That’s a good point. Each Fediverse instance does indeed cache the data they fetch about each Fediverse account, to improve performance. But in practice, that means that sometimes information can be outdated until the cache eventually gets cleared.

    Hopefully this all clarifies things a bit! 🙂

    Question: How did you arrange that https://jeremy.hu/@jeremy redirects to https://jeremy.hu/author/jeremy/ ? Manually, in htaccess, or does it come from ActivityPub?

    Plugin Author Matthias Pfefferle

    (@pfefferle)

    This works for every user account out of the box.

    https://notiz.blog/@pfefferle => https://notiz.blog/author/matthias-pfefferle/

    Not with my two instances, i’m redirected when I request the blog profile-id – but it might have to do with this?

    Plugin Author Matthias Pfefferle

    (@pfefferle)

    It could if your blogs are in a subfolder and you want to redirect the root @-url.

    This should work: https://example.com/blog/@user => https://example.com/blog/author/user

    For this: https://example.com/@user => https://example.com/blog/author/user you need to have a custom rewrite rule.

    Now i look further into it, might it have to do with the blog wide accounts? Those redirect to the frontpage, but when I use a @non_existing_handle i get a json telling me it doesn’t exist.{"code":"activitypub_user_not_found","message":"Gebruiker niet gevonden","data":{"status":404}}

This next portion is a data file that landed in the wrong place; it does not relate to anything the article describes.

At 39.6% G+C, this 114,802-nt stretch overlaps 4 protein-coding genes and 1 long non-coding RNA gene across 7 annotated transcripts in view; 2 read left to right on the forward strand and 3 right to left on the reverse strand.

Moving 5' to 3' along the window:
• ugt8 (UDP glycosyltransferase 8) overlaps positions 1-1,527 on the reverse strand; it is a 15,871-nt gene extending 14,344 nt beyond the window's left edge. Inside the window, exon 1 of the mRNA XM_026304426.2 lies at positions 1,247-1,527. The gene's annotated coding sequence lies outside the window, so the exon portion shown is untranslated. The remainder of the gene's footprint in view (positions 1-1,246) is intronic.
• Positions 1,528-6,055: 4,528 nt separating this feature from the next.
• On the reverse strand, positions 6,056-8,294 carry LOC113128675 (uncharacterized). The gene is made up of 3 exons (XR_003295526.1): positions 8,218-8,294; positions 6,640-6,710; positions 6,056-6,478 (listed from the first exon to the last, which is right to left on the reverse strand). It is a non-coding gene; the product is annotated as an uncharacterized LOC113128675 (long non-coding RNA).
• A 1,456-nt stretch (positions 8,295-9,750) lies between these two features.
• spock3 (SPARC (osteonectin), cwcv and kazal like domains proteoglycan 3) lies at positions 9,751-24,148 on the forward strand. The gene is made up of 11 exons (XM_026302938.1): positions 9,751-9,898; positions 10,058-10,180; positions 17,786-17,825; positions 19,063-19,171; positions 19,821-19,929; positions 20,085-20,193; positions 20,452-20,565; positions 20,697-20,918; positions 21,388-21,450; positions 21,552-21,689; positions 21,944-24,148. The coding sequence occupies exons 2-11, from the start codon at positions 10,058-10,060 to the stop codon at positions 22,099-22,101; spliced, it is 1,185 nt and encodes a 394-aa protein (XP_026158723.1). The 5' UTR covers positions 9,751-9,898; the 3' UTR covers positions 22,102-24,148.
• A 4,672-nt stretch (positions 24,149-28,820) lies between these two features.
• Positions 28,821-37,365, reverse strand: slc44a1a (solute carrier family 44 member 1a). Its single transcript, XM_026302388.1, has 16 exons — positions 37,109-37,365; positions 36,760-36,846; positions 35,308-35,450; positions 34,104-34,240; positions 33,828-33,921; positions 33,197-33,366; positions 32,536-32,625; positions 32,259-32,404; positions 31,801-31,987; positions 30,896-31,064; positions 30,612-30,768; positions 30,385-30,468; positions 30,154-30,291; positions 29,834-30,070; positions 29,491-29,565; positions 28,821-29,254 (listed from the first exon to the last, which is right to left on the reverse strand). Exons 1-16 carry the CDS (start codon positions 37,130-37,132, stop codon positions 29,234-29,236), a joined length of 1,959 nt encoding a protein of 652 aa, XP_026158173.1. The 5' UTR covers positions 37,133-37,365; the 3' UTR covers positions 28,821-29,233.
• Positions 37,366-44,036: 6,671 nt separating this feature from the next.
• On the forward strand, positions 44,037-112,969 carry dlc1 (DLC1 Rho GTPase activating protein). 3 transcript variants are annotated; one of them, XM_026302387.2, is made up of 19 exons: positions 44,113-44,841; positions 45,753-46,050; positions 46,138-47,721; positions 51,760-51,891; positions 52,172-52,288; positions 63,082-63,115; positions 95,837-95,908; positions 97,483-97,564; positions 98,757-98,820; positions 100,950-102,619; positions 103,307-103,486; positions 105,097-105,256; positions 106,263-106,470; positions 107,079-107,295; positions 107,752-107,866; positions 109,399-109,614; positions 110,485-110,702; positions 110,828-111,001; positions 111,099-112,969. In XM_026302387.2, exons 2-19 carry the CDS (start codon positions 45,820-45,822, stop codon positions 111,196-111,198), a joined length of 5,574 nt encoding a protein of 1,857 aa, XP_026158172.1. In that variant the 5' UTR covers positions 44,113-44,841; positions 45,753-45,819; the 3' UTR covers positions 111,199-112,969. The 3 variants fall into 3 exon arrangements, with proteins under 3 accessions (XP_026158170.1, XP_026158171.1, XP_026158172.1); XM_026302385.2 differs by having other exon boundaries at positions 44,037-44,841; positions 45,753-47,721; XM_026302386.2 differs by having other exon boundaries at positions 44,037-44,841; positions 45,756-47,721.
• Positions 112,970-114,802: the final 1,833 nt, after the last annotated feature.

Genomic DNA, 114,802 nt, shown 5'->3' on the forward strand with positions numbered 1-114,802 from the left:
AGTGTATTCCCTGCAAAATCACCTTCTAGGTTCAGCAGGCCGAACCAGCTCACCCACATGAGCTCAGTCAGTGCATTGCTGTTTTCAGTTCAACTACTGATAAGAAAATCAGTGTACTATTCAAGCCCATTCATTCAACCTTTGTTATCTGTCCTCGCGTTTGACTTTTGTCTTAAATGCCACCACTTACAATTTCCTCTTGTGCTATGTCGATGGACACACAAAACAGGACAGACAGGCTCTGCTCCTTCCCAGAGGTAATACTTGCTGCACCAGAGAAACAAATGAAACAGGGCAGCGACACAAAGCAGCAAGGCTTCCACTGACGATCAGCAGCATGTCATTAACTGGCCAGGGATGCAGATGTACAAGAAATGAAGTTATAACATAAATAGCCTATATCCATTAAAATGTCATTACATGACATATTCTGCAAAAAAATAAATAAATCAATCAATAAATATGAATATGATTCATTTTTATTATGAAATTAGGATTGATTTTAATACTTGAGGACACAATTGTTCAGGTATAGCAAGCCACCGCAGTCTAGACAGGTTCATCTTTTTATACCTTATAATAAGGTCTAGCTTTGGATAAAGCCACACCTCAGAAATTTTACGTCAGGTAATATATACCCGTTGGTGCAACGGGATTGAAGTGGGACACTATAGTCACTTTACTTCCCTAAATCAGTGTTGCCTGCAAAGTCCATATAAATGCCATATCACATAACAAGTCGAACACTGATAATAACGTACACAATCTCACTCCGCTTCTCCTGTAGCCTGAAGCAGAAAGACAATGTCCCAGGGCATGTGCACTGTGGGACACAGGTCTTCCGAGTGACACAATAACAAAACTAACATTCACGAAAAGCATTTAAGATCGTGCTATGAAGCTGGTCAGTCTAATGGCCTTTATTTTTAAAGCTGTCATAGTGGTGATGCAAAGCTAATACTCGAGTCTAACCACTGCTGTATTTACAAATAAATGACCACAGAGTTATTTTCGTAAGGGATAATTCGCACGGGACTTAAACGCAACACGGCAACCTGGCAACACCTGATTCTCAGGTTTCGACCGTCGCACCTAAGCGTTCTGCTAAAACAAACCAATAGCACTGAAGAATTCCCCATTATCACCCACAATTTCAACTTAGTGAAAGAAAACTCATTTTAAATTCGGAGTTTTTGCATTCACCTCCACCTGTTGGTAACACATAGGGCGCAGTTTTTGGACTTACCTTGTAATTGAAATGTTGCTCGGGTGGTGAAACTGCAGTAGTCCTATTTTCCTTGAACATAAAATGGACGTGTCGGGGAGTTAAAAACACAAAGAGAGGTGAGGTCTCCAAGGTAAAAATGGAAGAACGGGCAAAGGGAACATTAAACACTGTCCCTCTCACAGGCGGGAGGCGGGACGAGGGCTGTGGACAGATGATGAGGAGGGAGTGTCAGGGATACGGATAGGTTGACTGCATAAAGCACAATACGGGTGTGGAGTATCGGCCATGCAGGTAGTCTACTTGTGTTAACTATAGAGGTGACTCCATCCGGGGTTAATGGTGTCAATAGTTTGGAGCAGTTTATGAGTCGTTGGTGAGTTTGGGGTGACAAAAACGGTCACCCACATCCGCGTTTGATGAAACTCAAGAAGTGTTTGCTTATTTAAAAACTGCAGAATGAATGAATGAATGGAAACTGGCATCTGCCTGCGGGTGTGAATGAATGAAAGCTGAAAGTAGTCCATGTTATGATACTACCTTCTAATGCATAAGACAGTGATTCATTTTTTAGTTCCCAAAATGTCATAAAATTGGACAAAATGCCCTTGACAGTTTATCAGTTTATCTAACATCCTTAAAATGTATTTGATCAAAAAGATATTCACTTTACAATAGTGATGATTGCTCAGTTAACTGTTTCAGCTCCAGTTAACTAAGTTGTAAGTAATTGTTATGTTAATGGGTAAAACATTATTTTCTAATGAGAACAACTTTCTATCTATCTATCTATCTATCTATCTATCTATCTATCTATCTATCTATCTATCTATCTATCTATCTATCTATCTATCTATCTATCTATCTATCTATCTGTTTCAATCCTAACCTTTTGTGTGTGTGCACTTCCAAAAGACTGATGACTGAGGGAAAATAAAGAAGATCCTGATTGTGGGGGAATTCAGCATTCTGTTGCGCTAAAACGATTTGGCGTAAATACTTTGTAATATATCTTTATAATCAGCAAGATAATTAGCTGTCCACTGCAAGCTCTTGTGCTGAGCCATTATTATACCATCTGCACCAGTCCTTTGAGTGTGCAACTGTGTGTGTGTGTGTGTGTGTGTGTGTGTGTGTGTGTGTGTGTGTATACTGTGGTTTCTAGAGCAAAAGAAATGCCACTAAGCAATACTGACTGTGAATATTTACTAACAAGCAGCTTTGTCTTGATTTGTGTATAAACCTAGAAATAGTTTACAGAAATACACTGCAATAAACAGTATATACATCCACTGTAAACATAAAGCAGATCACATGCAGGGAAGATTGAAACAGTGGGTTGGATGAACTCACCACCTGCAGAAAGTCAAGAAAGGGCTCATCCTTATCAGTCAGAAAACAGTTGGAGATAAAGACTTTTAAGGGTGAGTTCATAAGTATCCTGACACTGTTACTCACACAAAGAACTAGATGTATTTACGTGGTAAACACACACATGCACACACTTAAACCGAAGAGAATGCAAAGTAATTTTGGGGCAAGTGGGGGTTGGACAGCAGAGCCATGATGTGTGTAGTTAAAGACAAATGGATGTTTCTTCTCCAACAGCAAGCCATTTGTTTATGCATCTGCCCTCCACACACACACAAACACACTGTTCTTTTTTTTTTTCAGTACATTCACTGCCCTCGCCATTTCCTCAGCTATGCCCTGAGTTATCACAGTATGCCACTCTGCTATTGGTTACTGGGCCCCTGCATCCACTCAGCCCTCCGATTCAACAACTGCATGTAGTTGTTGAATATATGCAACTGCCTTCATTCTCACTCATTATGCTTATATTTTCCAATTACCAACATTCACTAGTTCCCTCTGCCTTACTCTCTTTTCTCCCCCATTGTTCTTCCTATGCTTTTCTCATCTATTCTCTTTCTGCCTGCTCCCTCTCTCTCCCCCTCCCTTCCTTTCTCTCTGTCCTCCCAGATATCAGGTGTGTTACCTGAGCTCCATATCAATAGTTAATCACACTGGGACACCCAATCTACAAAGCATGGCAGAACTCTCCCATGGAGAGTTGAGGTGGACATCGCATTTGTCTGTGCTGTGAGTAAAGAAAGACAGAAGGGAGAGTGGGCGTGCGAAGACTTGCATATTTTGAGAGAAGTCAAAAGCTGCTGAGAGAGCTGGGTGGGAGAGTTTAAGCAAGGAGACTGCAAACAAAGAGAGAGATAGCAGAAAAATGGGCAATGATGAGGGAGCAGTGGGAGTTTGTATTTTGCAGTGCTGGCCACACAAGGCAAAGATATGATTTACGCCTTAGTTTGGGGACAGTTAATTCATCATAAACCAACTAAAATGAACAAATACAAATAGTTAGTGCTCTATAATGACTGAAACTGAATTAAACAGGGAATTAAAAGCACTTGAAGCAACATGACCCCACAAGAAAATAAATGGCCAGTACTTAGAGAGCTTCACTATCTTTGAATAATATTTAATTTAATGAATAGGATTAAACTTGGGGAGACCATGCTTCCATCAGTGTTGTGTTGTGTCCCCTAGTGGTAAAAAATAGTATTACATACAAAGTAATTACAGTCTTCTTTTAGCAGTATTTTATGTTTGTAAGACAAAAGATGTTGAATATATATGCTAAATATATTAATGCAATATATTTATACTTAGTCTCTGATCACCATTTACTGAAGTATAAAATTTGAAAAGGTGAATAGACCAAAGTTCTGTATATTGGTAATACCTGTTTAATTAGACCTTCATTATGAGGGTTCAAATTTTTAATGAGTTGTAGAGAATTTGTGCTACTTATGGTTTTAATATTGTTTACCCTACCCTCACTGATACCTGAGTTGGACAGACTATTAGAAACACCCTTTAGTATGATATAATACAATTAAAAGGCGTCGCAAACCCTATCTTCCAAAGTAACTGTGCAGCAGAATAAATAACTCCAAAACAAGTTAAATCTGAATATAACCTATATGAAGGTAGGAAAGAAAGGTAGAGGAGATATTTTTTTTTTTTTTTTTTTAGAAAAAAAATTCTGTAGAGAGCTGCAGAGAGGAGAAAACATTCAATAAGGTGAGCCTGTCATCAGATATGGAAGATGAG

When I query https://domain.com/.well-known/webfinger?resource=acct:blog_wide@domain.com, it returns:

    subject "acct:blog_wide@domain.com"
    aliases
    0 "https://domain.com/@blog_wide"
    links
    0
    rel "self"
    type "application/activity+json"
    href "https://domain.com/@blog_wide"
    1
    rel "http://webfinger.net/rel/profile-page"
    type "text/html"
    href "https://domain.com/@blog_wide"

    • This reply was modified 4 months, 1 week ago by eiland.
    Plugin Author Matthias Pfefferle

    (@pfefferle)

    Yes, the @-urls are only virutal URLs and redirect to the matching WordPress internal (profile-)URLs. That means @user redirects to the author page and @blog to the home page.

    Ah! My homepage is set up differently. I was looking for a way to have @blog redirect to the user which posts the site wide updates…
    Maybe I should just go for pluginauthor and not use the blog functionality…

    Plugin Author Matthias Pfefferle

    (@pfefferle)

    The blog can’t always be matched with an author, only if you have a single author blog, that’s why it redirects to the home page.

    sorry for hijacking the thread, but what happens when I check both “authors” and “blog”? Are posts send for two separate handles?

    Ah, update, I see that the blog is boosting the author’s post, nice!

    • This reply was modified 4 months, 1 week ago by eiland.
    Plugin Author Matthias Pfefferle

    (@pfefferle)

    yes, to avoid duplicate content and to not having too much redundancy, we decided that this might be the most elegant solution ☺️

Viewing 11 replies - 1 through 11 (of 11 total)